Oakland students choose to name building for radical poet Nellie Wong

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Oakland, Calif., home of the November 2011 Occupy movement general strike, is a 
town that strongly believes in celebrating its working class roots. So it’s no surprise that revolutionary feminist poet and activist Nellie Wong, born in Oakland’s Chinatown in 1934, was chosen to have a building named after her at Oakland High.

Usually people pay big bucks to get such recognition. But Nellie was selected by popular student acclaim, a tribute to her decades of passionate creative writing, radical organizing and multi-racial solidarity-building among the exploited.

A well-deserved honor. Nellie is the author of many esteemed poetry collections, including Dreams in Harrison Railroad Park, The Death of Long Steam Lady, and the forthcoming Breakfast Lunch Dinner, to be published by Meridien PressWorks. She is the co-editor of Voices of Color, available from Red Letter Press. Her poetry and political writing has been featured in over 200 anthologies and other publications.

As a radical activist, Nellie has provided dedicated leadership in the Freedom Socialist Party (FSP) and Radical Women. She served for many years as the Bay Area FSP branch organizer and is a veteran member of the joint National Comrades of Color Caucus of the two organizations. Nellie has been a delegate to the San Francisco Labor Council, an anti-war and immigrant rights stalwart, a fighter for political prisoners like Mumia Abu-Jamal, Marilyn Buck and the San Francisco 8, and a defender of abortion clinics and reproductive freedom.

Three new buildings at Oakland High School were named after distinguished rebel alumni. The others were the famous novelist, socialist, and partisan of labor, Jack London; and civil rights pioneer and Harlem Renaissance figure, Louise Thompson Patterson.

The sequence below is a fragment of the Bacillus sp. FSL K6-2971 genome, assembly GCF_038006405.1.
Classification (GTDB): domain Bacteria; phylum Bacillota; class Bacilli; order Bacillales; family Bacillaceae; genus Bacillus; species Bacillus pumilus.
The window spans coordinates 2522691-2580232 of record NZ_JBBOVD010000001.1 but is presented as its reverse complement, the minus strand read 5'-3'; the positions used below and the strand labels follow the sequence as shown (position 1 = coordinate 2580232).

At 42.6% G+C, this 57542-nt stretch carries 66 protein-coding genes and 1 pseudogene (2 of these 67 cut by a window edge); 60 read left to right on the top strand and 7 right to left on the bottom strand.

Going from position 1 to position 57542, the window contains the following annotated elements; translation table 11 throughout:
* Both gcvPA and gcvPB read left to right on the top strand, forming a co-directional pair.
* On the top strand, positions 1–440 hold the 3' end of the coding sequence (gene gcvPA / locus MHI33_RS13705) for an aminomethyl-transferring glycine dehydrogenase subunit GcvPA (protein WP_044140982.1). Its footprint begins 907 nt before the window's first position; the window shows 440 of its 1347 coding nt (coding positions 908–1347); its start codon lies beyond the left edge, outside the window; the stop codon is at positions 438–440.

Vibrant dedication ceremony. Nellie, the only living honoree, was delighted to attend the September 2011 naming event. Hundreds of students, faculty, staff and community members, including several of Nellie’s family members and Radical Women and FSP comrades, attended. Student Mayan and Chinese lion dancers performed, with the Chinese lion blessing the three buildings.

The Nellie Wong Building is a beautiful, modern, two-story structure housing the Departments of English and Science, and a computer lab. Touring the new building, Nellie says, “I was filled with much emotion as I looked around the classrooms that were nothing like the dingy halls of the ‘Pink Prison’ that I remembered. There was so much light streaming through the windows. Books and art filled the shelves and walls. I recognized names of poets and writers whose books were available. The environment certainly will be conducive to learning.”

A highlight of the ceremony for Nellie was meeting the students. Many were Asian American, African American, and Latino and Latina (just as they were when she was there in the late ’40s and early ’50s). They told her that teachers initiated the building naming, and school administration opened a contest to let the students decide who to honor. The pupils researched alumni records, made nominations, wrote letters supporting candidates, and visited classrooms so that all students could discuss the final choices. The students expressed respect and admiration for Nellie’s courageous battles and poetic wordsmithing against racism, sexism, class oppression, and exploitation.

Nellie wrote “The Building Song” especially for the dedication ceremony, delivering the poem to a warm response from campus community, visitors, and OHS Principal Alicia Romero. “That to organize together / For bread and roses, … / Strong bodies and beautiful minds /
 Our necessity, our freedom to make.”

Nellie also gave a shout-out to Radical Women and FSP. For some time afterwards, a flashing sign outside the school pronounced: “Congratulations to Wong, London and Patterson.” Congratulations, Nellie!

Contact Toni Mendicino at t_mendicino@yahoo.com.

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